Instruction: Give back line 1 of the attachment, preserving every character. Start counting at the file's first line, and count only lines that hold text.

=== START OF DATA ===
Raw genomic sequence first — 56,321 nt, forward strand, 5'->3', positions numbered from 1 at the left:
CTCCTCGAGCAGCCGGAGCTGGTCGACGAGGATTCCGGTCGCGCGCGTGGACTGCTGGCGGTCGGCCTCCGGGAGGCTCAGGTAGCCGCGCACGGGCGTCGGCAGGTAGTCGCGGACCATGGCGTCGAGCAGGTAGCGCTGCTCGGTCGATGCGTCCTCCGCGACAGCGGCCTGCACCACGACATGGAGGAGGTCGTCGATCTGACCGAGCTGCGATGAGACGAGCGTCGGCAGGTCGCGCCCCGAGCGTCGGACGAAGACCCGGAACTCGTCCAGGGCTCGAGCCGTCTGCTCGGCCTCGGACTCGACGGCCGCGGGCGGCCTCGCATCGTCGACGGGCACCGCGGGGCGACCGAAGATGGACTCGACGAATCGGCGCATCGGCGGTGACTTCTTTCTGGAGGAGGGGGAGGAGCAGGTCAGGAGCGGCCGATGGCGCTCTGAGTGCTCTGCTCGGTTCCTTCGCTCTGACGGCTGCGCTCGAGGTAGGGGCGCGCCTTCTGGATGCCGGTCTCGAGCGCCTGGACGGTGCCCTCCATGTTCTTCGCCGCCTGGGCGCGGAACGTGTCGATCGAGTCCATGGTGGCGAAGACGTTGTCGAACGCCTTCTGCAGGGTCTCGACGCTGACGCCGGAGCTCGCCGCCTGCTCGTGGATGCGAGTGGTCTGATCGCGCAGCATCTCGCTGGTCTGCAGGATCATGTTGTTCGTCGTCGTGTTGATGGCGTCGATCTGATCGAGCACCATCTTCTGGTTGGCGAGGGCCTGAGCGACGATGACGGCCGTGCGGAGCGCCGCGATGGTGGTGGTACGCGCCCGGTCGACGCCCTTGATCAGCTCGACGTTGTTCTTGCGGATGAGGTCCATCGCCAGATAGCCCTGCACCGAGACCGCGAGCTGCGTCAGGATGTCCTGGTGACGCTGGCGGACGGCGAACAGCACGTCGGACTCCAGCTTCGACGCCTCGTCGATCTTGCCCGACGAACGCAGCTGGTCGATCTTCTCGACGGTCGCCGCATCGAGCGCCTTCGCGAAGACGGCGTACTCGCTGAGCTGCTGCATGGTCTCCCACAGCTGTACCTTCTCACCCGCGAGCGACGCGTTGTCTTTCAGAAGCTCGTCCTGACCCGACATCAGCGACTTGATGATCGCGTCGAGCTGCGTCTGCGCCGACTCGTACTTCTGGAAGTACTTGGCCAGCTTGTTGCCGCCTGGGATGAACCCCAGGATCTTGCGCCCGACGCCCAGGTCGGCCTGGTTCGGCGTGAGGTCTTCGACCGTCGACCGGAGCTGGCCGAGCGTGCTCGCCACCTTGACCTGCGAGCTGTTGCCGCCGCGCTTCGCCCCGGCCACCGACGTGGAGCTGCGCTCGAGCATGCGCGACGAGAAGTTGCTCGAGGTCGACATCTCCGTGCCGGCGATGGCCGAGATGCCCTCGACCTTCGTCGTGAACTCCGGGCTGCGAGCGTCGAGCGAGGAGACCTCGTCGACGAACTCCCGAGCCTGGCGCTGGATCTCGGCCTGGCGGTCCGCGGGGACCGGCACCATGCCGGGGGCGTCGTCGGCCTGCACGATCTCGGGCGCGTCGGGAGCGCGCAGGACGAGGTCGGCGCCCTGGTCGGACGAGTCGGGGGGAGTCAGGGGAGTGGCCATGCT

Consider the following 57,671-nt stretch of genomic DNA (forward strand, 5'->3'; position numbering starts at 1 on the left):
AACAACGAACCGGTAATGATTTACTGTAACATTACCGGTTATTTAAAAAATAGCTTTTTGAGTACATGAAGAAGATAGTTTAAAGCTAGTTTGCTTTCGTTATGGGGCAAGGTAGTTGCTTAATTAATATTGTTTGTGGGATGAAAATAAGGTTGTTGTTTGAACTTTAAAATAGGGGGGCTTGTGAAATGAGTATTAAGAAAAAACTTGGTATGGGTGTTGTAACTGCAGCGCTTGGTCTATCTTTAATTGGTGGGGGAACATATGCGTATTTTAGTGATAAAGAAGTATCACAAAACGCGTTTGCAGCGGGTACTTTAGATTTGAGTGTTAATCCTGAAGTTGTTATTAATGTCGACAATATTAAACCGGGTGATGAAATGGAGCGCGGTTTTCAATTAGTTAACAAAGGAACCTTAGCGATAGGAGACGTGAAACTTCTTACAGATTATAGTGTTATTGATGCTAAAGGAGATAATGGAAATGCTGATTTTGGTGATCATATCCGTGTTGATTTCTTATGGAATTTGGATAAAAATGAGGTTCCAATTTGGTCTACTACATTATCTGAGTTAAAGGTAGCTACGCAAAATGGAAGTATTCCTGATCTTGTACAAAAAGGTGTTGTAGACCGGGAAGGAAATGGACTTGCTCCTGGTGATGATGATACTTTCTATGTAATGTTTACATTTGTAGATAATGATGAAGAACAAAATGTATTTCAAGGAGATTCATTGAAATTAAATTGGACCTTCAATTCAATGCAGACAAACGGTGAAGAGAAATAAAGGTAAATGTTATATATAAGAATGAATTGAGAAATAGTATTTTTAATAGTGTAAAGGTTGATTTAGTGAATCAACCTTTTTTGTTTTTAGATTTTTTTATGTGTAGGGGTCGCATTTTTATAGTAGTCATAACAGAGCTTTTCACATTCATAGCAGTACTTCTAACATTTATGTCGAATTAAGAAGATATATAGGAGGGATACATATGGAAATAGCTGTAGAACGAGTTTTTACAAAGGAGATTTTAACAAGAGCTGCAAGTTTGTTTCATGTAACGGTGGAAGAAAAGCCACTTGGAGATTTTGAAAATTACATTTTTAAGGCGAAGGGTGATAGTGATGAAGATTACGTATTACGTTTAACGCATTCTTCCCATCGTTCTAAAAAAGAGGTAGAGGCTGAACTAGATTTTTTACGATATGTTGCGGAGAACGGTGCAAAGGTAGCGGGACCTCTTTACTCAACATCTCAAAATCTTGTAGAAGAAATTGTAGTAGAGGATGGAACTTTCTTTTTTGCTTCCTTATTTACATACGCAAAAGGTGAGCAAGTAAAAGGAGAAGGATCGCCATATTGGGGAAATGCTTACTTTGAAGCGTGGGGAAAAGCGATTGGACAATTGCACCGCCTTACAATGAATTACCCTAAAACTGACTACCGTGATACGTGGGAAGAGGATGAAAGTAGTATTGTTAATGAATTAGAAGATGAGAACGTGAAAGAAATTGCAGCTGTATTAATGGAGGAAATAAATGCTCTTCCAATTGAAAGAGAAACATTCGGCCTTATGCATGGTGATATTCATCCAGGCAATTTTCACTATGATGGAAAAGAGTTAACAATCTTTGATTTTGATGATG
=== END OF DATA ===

Raw genomic sequence first — 56,321 nt, forward strand, 5'->3', positions numbered from 1 at the left: